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  • Most bleeding (or hemorrhage) is caused by trauma. There is usually a wound or a history of injury to explain why a pet is bleeding. Typically, the bleeding stops when a blood clot forms at the site of injury.

  • Many problems can lead to vomiting, some easier to diagnose than others. Simple acute vomiting with no other clinical signs may not require diagnostic testing, but if vomiting is ongoing or your pet is showing other clinical signs, then baseline diagnostic testing including complete blood count (CBC), biochemistry profile, urinalysis, and fecal testing may be recommended. Additional diagnostic testing may be required depending on the results of these tests.

  • Pets that feel weak often have difficulty getting to their feet and move slowly or unsteadily. Other signs include shaky muscles, fainting, or collapse. You may find your pet does not want to exercise, seems dull, and does not respond when you call.

  • Weight loss can be due to simple problems of feeding and nutrition, or can be due to a variety of medical conditions that result in poor digestion, decreased absorption of nutrients, or loss of nutrients from the body.

  • Weight loss can be due to simple problems of feeding and nutrition, or can be due to a variety of medical conditions that result in poor digestion, decreased absorption of nutrients, or loss of nutrients from the body.

  • Diagnosis of hyperthyroidism includes screening the hormone output of the thyroid as well as screening for other systemic disease. This is achieved by running a complete blood count, biochemistry panel, urinalysis and total T4 (tT4). In cats with signs of hyperthyroidism but with tT4 levels in the upper half of the reference range will often have their free thyroid hormone tested using a special test called equilibrium dialysis. More advanced screening for hyperthyroidism includes the t3 suppression test and advanced imaging of the thyroid called scintigraphy.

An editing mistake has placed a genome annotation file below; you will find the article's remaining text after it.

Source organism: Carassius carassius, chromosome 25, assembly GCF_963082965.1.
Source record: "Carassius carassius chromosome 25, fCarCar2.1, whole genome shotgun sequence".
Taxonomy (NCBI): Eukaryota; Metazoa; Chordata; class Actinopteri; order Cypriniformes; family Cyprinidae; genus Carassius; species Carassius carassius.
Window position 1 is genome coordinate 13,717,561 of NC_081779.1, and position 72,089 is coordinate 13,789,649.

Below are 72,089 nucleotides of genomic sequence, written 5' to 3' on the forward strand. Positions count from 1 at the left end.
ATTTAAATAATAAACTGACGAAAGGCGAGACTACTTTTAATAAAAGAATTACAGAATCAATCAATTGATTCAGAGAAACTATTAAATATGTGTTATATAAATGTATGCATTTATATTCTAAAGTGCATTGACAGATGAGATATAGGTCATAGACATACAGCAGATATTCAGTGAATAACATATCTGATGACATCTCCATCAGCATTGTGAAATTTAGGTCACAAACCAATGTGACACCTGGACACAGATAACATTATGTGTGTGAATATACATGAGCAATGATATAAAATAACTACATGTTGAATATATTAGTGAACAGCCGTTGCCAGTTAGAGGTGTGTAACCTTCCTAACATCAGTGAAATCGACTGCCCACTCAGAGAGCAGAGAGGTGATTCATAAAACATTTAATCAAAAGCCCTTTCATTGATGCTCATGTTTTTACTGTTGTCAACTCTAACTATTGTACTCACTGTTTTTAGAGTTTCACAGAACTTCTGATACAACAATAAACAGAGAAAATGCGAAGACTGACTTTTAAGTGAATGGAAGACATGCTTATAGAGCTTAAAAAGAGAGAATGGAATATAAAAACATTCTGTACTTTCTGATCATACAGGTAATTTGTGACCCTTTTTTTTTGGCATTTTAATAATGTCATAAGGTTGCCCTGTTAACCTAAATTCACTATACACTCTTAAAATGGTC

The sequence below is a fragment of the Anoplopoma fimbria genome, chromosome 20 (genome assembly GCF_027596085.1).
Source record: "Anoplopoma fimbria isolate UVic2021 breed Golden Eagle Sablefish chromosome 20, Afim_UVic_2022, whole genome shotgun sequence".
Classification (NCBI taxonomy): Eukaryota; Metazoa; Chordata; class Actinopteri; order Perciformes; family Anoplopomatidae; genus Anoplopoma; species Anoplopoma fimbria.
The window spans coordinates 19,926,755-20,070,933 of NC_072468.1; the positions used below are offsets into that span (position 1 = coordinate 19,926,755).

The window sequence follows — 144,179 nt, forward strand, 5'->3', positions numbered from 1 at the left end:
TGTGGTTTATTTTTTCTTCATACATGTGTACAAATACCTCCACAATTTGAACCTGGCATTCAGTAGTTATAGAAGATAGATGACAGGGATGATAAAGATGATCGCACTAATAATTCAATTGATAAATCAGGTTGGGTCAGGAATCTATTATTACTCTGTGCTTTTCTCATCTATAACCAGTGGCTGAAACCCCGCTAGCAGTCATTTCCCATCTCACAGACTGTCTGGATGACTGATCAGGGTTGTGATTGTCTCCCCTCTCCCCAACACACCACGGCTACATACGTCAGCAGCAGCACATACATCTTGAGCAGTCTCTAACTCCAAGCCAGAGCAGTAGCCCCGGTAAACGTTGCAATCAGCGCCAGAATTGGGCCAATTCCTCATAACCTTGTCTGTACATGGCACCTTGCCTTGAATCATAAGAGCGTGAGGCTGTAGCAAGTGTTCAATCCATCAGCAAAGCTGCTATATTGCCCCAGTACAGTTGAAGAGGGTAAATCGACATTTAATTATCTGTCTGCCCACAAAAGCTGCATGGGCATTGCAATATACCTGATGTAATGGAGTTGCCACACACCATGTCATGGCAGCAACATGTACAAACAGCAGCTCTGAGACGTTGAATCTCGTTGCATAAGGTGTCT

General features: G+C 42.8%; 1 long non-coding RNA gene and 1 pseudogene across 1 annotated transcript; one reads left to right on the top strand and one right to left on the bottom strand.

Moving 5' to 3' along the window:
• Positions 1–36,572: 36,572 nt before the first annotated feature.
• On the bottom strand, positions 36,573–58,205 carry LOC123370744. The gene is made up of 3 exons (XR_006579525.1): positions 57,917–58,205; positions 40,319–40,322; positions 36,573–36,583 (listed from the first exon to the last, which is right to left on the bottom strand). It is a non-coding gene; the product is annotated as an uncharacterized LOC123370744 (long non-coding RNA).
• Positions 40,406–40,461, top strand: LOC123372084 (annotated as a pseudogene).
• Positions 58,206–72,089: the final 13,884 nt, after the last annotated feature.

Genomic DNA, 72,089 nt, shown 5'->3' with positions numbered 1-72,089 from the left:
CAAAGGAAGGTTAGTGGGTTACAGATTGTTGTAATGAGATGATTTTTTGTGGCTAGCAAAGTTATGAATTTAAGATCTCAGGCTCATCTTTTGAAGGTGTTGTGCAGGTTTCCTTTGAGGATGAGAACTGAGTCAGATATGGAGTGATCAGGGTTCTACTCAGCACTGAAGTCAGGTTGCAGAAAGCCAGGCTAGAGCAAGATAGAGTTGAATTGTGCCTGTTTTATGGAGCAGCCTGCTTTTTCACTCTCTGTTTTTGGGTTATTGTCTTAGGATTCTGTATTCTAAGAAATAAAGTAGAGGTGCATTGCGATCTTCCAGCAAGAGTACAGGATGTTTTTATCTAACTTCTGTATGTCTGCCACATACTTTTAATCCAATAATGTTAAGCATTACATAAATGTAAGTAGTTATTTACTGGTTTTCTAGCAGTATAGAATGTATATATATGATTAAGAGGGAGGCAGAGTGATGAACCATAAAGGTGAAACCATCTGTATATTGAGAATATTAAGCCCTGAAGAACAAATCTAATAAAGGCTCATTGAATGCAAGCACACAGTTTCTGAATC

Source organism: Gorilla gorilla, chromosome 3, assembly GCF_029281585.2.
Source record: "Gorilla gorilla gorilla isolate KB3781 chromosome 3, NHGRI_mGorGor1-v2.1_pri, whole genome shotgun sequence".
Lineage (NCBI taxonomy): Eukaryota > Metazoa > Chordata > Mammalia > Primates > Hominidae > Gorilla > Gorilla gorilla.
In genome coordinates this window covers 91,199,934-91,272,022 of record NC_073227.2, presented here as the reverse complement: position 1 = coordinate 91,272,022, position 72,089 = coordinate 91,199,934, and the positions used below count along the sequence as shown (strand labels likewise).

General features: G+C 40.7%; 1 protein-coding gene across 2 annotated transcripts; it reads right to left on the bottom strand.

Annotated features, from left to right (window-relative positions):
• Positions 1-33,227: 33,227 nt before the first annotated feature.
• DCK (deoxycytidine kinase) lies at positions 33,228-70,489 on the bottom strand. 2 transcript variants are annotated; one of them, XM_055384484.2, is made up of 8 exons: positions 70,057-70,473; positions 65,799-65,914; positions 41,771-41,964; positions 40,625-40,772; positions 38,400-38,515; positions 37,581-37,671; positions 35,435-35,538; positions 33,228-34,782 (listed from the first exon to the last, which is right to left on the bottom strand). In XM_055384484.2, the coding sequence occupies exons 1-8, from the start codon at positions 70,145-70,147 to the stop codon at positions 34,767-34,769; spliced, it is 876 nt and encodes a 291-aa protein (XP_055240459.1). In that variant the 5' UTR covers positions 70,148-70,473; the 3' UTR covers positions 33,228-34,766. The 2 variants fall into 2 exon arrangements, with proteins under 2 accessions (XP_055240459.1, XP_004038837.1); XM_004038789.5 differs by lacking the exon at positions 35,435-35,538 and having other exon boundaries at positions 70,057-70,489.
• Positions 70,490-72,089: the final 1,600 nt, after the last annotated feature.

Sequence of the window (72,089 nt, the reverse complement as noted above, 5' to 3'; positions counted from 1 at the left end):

• Diagnosis of hypothyroidism includes a complete blood count, biochemistry profile urinalysis and thyroid-related hormones. Anemia, elevated cholesterol and mild liver enzymes are supportive of a diagnosis of hypothyroidism. Assessing thyroid hormone output can be difficult as other diseases and medications can suppress blood thyroxine levels. A combination of measurements of total T4, free T4 by equilibrium dialysis, and thyroid stimulating hormone (TSH) is generally used to confirm a diagnosis. Measurements of total T4 may be used to monitor thyroid levels if your dog requires hormone replacement therapy.

  • Trypsin-like immunoreactivity (TLI) is a blood test that measures the amount of a pancreatic proenzyme called trypsinogen. This measurement correlates with the amount of pancreatic enzymes released into the intestine to aid in digestion. A low measurement indicates exocrine pancreatic insufficiency. Concurrent pancreatitis or tests done shortly after a meal may temporarily increase this measurement to a normal value (false negative).

  • An ultrasound machine emits and receives high frequency ultrasound waves through a transducer or probe. The probe is placed over the area of interest, directing the sound waves into the body. The ultrasound waves may be transmitted through, reflected from, or absorbed by the tissues that they encounter.

  • An ultrasound examination, also known as ultrasonography, is a non-invasive imaging technique that allows internal body structures to be seen by recording echoes or reflections of ultrasonic waves.